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ABBA The Concerts

The tours and live performances 1970-1982

Personal note by a deeply disappointed long-time fan
Shortly after the official announcement of new songs there was the big disappointment to have learned that the new songs were recorded just for marketing purposes for that avatar project instead out of sheer fun. This was followed by delay after delay which turned the once new material into borderline oldies in 2021 (which is the recent date for a release). That even after all the delays at least the male half of ABBA stubbornly sticks with the original plans is not just a desaster in terms of marketing and public relations, it is simply ridiculous. As there is no public word from Agnetha and Frida they apparently agree with this policy or tolerate it as a group’s decision.

So to all four ABBA members:
This has become an almost endless ridiculous and ashaming story. It damages your reputation.
Of course you musically don’t owe us anything, but please stop fooling your fans just for business reasons.
At the end it’s the fans who turned ABBA into this ongoing success by buying your records
and merchandise through the decades.

The forgotten chapter

ABBA’s live performances have been a difficult topic almost from the beginning. The ABBA members always had a special relationship with live performances. Especially Agnetha didn’t feel completely comfortable with touring and being on stage.

quoteFor me touring was about everything I didn’t like; too long away from the children, long journeys, changing hotels every day, time changes. Perhaps just because the whole thing was so hard, the audiences’ enthusiastic reception was a fantastic contrast and an incredible joy.
The moments when the songs, the orchestra and the audience are totally absorbed by the music are wonderful and make all the hard work and innumerable concerts in strange towns in different continents worthwhile. You forget your ego and go into another state. You convey something of yourself, but the audience also gives a lot in return.

Agnetha in As I Am, p. 86

quoteOne thing that I particularly noticed in Australia was that it makes no difference whether there are five thousand or fifty thousand in the crowd: I was still equally stressed and nervous. It seems the greater your success the greater the audiences’ expectations and impatience, while at the same time you demand more and more of yourself.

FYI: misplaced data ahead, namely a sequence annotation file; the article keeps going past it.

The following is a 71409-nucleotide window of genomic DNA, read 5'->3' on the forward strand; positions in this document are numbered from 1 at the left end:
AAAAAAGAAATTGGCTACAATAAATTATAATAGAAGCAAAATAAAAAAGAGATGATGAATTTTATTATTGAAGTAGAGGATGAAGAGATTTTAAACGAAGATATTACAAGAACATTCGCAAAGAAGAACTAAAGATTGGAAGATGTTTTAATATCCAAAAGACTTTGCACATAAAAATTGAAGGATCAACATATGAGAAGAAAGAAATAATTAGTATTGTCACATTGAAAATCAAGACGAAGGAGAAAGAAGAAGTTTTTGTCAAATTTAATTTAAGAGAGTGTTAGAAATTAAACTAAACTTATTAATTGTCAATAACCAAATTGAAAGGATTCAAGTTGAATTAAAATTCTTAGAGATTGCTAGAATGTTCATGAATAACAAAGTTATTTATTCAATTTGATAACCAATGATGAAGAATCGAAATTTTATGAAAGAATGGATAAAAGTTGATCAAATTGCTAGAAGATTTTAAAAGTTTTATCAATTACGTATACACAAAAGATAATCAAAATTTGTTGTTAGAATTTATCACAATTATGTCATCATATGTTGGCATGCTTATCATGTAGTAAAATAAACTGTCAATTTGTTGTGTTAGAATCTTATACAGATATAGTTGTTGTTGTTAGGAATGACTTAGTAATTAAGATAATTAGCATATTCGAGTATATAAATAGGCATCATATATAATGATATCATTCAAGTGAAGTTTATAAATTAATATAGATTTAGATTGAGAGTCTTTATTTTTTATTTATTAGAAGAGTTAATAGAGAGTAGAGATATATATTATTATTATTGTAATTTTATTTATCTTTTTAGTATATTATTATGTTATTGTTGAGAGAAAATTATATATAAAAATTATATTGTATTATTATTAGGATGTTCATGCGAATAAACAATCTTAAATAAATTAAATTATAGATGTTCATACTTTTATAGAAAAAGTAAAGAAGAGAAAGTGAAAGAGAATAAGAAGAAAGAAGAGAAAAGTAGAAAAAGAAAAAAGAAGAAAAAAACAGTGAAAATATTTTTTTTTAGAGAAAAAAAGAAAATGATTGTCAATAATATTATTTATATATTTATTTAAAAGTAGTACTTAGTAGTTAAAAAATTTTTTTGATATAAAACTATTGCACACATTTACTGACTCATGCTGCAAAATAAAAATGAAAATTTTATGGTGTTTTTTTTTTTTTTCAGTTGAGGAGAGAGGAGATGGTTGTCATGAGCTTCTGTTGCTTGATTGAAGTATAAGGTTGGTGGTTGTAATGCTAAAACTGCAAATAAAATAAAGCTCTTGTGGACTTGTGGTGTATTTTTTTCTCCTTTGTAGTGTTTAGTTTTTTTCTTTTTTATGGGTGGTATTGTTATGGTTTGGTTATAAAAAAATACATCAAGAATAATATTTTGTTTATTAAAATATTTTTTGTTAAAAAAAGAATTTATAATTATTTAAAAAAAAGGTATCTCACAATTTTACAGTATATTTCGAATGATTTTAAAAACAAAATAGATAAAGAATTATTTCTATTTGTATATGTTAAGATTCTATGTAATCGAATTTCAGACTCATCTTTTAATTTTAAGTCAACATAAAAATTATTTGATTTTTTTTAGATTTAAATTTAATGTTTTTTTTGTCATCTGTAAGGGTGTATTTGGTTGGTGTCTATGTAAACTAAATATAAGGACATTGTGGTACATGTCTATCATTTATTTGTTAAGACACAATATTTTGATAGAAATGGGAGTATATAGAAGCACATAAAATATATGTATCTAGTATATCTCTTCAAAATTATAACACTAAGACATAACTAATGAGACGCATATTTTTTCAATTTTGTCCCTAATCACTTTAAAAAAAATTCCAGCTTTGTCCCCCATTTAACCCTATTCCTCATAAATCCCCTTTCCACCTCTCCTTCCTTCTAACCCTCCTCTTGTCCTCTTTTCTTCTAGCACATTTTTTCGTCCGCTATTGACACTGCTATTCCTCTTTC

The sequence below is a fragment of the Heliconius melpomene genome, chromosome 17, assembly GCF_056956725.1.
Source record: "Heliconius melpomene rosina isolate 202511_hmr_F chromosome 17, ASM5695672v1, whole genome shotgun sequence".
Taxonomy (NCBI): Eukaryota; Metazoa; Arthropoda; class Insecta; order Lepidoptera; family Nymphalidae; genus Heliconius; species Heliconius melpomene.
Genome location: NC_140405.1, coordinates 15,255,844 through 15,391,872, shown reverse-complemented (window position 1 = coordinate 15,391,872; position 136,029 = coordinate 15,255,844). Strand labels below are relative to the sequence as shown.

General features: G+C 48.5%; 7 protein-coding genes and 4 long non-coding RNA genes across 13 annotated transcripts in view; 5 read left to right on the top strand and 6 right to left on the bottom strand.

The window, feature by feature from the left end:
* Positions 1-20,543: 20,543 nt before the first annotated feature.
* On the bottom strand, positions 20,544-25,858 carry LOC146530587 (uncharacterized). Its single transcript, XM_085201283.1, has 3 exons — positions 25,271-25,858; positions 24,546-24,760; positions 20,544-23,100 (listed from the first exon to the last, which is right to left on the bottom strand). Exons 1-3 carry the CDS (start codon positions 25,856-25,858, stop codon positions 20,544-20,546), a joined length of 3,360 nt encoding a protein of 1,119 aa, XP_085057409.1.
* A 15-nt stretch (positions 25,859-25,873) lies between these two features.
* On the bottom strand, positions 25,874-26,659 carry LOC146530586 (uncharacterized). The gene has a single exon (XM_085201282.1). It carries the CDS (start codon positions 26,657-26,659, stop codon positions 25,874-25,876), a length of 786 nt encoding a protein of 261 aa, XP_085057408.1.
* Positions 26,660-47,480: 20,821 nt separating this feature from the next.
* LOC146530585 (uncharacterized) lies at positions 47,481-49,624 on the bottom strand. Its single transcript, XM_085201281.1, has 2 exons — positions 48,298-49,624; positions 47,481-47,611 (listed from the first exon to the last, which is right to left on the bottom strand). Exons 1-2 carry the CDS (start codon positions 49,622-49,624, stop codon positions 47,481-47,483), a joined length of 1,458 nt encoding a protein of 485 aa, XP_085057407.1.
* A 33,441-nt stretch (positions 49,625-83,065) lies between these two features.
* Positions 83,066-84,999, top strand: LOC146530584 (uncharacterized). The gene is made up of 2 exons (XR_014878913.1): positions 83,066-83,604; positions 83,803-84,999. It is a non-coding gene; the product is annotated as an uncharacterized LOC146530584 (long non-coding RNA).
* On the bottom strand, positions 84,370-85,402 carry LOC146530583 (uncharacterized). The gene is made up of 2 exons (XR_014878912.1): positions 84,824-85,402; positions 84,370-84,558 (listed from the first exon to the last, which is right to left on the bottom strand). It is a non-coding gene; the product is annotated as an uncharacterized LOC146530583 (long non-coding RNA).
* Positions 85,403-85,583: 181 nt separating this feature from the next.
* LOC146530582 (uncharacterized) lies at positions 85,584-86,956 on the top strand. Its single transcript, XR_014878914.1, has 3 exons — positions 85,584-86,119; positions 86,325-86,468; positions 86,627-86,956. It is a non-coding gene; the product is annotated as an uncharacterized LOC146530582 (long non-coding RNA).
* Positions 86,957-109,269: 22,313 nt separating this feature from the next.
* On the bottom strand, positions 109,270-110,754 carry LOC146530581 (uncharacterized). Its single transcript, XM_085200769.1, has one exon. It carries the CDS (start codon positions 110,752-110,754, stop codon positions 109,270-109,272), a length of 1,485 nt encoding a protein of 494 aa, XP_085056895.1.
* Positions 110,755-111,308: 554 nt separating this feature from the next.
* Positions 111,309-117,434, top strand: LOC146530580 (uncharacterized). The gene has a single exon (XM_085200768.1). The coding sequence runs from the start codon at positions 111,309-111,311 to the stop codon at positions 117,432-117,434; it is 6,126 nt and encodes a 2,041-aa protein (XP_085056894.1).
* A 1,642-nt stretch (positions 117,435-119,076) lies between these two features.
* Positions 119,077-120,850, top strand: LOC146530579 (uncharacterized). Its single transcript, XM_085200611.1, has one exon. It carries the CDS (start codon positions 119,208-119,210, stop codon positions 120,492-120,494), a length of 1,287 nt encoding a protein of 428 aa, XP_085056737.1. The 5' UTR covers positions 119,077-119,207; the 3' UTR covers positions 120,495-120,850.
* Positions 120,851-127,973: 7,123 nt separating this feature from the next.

The surrounding mechanism becomes incredibly complicated, with more and more people involved, people you never get time to know or even recognise. I imagine that it would be even worse to perform before small audiences in a little bar than in front of a big crowd. It is more intimate, revealing, almost like working in close-up the whole time – where every feature and expression is seen. When you’re standing on stage in front of a huge sea of people, there’s a certain anonymity. Obviously, what helped a lot was the assurance between the four of us, the musicians and everyone else on stage.

Agnetha in As I Am, p. 75

Also, the longer ABBA was around the more there was the goal to sound live as equal as possible as on their studio recordings and even with the distance of several decades now they often describe their live versions as inferior and therefore not suitable for release.

Because of ABBA’s mixed feelings about live performances it probably is no surprise that ‘ABBA live’ is a neglected aspect of ABBA’s career. ABBA’s reluctant policy regarding more live material becoming available is just one aspect. Officially published background material, photo books or even some more stories told by ABBA themselves are still rather rare. The anniversary year 2014, celebrating ABBA’s victory with Waterloo in 1974, brought some significant and long-awaited additions as until then the bonus interview on ABBA The Movie Limited Edition was one of the very few releases offering a more in-depth view on the backgrounds. However, especially the first tours (but not only those) still are badly remembered
or documented. In most of the numerous biographies and photo books about ABBA the concerts are a neglected aspect as well.

This is not only sad alone because it does not tell the full story. Looking at the databases and archives of photographers, photo agencies and TV stations one can also see how many great and interesting pictures there still are – undisplayed, unpublished. The official and inoffical audio and video material available shows that there’s much which nobody has to feel ashamed of. But yet even essential things like the concert part of Dick Cavett meets ABBA weren’t released in full. The Wembley album or the book ABBA Backstage seemed to be good signs for a generally more relaxed feeling regarding live and tour material, but as nothing happened again since 2014 it doesn’t really looks like that.

As of spring 2016 there were rumors about an upcoming 1977 live album in 2017 and also a new release of ABBA The
Movie
, but neither did happen and according to the information given at the fanclub day 2018 in Stockholm a release was rejected by ABBA for the time being. It’s disappointing that the anniversaries of major ABBA events don’t get more “official” attention anymore, neither by interesting releases of original material nor by online articles or galleries or even books. So everything seems to be focussed on the promotion for the upcoming “Abbatars”.

ABBA The Concerts
ABBA live 1970-1982

TheConcerts